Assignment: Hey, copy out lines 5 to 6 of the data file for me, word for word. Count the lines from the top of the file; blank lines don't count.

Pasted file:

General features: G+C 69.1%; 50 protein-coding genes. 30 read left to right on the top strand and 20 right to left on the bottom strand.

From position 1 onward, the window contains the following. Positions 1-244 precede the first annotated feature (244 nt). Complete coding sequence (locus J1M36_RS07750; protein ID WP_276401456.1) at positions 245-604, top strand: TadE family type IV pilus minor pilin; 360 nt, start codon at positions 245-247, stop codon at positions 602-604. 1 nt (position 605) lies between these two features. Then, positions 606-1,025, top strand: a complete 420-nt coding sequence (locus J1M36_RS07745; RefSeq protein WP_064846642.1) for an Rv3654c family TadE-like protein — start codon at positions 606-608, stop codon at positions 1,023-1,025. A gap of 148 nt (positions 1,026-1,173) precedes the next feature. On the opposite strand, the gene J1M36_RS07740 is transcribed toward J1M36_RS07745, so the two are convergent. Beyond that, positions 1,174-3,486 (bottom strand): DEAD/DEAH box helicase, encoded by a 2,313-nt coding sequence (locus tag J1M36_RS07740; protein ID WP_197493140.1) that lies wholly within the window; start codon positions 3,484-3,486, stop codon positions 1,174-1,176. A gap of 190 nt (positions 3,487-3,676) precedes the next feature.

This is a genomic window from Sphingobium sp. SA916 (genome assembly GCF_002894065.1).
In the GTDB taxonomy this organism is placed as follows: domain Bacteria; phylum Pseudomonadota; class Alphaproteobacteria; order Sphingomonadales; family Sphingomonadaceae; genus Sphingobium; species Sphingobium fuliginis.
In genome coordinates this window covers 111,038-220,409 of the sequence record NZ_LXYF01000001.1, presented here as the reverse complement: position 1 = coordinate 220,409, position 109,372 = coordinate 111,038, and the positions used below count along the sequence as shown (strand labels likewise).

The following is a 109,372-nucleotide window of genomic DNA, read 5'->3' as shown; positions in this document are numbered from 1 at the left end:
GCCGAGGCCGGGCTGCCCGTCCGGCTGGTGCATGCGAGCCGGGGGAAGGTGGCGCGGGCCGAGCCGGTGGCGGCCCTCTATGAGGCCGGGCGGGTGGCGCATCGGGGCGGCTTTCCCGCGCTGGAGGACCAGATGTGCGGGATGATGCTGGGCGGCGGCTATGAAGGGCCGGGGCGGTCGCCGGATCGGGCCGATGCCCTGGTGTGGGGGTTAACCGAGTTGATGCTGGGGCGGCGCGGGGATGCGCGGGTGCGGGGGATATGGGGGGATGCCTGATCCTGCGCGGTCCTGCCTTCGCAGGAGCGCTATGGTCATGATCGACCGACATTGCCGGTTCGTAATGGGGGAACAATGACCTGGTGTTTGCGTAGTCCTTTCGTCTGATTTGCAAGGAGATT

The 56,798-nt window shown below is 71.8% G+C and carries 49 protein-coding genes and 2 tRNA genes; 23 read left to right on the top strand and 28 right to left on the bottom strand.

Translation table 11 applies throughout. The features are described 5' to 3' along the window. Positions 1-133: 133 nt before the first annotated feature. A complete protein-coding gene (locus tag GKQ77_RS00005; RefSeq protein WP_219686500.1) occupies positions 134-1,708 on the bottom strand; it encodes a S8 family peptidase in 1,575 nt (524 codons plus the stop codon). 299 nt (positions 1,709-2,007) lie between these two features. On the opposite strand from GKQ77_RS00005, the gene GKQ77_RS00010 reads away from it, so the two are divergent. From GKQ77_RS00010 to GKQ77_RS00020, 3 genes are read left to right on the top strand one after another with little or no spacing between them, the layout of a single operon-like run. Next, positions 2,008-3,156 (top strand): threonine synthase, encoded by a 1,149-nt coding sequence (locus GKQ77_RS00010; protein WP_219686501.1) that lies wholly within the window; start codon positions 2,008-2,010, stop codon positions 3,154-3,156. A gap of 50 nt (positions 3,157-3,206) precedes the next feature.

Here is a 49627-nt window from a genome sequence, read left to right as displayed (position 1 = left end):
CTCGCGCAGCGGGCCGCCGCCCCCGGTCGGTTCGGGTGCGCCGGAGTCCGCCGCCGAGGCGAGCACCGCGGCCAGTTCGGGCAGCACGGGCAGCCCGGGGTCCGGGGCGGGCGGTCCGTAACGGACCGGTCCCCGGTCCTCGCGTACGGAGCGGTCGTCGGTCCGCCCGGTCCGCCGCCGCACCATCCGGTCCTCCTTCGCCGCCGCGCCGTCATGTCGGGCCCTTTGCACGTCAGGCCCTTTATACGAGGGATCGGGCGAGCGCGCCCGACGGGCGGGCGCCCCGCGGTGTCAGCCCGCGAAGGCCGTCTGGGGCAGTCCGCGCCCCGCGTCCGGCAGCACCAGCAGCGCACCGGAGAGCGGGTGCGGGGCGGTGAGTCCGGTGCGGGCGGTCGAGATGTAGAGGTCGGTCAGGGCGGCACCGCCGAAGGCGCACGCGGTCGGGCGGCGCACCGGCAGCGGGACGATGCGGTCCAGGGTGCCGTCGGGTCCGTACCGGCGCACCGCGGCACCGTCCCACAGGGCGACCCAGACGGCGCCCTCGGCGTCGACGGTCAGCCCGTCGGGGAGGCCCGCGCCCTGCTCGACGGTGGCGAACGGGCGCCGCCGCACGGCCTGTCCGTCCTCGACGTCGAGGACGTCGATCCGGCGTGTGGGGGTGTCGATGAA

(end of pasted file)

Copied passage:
In genome coordinates this window covers 111,038-220,409 of the sequence record NZ_LXYF01000001.1, presented here as the reverse complement: position 1 = coordinate 220,409, position 109,372 = coordinate 111,038, and the positions used below count along the sequence as shown (strand labels likewise).

The following is a 109,372-nucleotide window of genomic DNA, read 5'->3' as shown; positions in this document are numbered from 1 at the left end: